Russia has launched the world’s largest and most powerful icebreaker

Vladimir Astapkovich/RIA Novosti
“Arktika” and “Sibir” have set sail and the two giant ships are exploring the Arctic and paving the way for increased trade between Europe and Asia. The Northern Sea Route is expected to give the Suez Canal a serious run for its money.

On Sept. 22 Russia launched the world’s most powerful icebreaker - “Sibir” (Siberia). This is the second LK-60Ya class icebreaker to be built, the first - “Arktika” - set sail in 2016. The third ship “Ural” is currently on the production line.

The icebreaker is 173,3 m long and 34 m wide, making it the largest on the planet. The crew comprises 74 men.

The ship will be equipped with two-reactor RITM-200 nuclear propulsion plant. It only needs to be refueled every seven years. The new generation nuclear plant will also be mounted on Russia’s Project-23000E aircraft carrier.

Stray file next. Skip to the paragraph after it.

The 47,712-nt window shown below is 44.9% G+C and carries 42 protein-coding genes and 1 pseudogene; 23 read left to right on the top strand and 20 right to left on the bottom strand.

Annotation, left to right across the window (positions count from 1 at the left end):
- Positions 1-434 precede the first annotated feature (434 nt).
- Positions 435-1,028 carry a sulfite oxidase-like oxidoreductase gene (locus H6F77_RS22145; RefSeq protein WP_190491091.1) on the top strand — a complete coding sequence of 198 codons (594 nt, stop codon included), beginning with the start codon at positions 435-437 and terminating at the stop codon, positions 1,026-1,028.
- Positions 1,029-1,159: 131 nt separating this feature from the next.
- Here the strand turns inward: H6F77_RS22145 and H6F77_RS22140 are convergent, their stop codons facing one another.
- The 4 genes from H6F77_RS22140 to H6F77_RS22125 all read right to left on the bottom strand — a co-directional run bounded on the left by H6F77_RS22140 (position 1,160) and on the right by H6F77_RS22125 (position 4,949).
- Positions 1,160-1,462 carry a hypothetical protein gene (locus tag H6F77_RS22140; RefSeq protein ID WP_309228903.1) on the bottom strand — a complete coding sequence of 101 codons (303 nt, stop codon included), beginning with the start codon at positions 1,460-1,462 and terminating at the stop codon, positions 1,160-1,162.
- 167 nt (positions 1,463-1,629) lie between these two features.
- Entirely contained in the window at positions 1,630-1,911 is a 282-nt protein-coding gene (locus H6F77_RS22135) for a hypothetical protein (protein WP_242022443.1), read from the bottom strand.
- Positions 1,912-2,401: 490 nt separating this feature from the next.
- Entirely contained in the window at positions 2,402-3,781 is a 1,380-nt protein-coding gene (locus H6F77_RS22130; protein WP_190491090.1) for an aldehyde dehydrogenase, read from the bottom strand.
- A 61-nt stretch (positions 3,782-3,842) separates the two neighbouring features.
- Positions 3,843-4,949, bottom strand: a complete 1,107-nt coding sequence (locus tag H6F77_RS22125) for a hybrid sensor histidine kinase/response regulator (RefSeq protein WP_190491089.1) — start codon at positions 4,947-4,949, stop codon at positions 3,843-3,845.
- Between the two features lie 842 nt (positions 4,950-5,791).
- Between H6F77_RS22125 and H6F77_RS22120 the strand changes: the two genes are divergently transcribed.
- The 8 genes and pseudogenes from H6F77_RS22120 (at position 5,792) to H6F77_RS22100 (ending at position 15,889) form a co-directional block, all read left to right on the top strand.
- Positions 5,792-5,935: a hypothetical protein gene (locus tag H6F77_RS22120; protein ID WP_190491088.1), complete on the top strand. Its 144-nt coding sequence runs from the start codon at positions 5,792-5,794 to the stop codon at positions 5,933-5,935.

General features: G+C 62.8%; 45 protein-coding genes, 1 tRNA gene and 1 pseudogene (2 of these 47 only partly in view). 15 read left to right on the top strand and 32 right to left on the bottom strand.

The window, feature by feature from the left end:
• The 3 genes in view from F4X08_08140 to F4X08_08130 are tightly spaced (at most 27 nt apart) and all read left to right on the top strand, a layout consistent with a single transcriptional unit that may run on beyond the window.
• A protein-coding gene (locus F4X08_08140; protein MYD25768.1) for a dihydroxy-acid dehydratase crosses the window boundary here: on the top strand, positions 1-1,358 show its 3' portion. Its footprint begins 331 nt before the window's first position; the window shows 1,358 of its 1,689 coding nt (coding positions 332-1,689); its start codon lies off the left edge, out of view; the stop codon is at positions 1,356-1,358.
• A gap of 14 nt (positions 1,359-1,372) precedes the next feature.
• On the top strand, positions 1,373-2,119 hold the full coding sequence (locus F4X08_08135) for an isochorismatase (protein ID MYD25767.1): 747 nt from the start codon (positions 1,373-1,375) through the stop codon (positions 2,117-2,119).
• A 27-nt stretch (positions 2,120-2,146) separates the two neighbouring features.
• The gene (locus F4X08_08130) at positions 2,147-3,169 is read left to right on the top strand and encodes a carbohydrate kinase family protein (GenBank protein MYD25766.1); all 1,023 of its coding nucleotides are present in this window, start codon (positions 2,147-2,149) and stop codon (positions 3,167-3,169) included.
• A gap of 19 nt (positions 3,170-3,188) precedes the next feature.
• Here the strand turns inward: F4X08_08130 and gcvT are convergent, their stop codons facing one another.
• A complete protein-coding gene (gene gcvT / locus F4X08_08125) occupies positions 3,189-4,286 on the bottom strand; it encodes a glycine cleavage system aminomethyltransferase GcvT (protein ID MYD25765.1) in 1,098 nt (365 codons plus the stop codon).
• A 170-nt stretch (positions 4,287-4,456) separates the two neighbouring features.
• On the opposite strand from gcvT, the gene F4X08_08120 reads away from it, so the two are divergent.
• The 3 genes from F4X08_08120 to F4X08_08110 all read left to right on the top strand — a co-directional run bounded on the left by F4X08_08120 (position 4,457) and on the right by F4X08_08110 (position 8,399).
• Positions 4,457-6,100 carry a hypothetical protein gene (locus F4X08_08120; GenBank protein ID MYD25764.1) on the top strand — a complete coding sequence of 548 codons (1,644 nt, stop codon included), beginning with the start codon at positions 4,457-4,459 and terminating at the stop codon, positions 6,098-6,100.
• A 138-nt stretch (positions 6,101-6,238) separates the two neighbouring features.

The ship can smash through ice up to 2.8 m thick. A special ledge at the front of the hull known as the “Ice tooth” prevents the vessel from grounding on the ice.

The dual-draught design enables the icebreaker to operate in both Arctic waters and the mouths of polar rivers. By filling ballast tanks with water the ship settles on only two meters of water, becoming a heavy icebreaker. At the river’s mouth, the ship discharges ballast water and operates as a shallow-draft icebreaker.  

By building massive icebreakers like “Sibir” and “Arktika” Russia is in turn developing the Northern Sea Route, that experts say could account for 20 percent of trade between Europe and Asia, and become a competitor to the Suez Canal, since it’s much shorter.

Vladimir Putin praised the importance of the “Sibir” icebreaker. According to him, it will help strengthen the Russian atomic fleet and the country’s status as a great naval power.

Russia is not intending to rest on its laurels. More Leader-class icebreakers have been earmarked. Even larger, longer, and wider than “Sibir,” these ships will lead other vessels by crushing four meters of ice.

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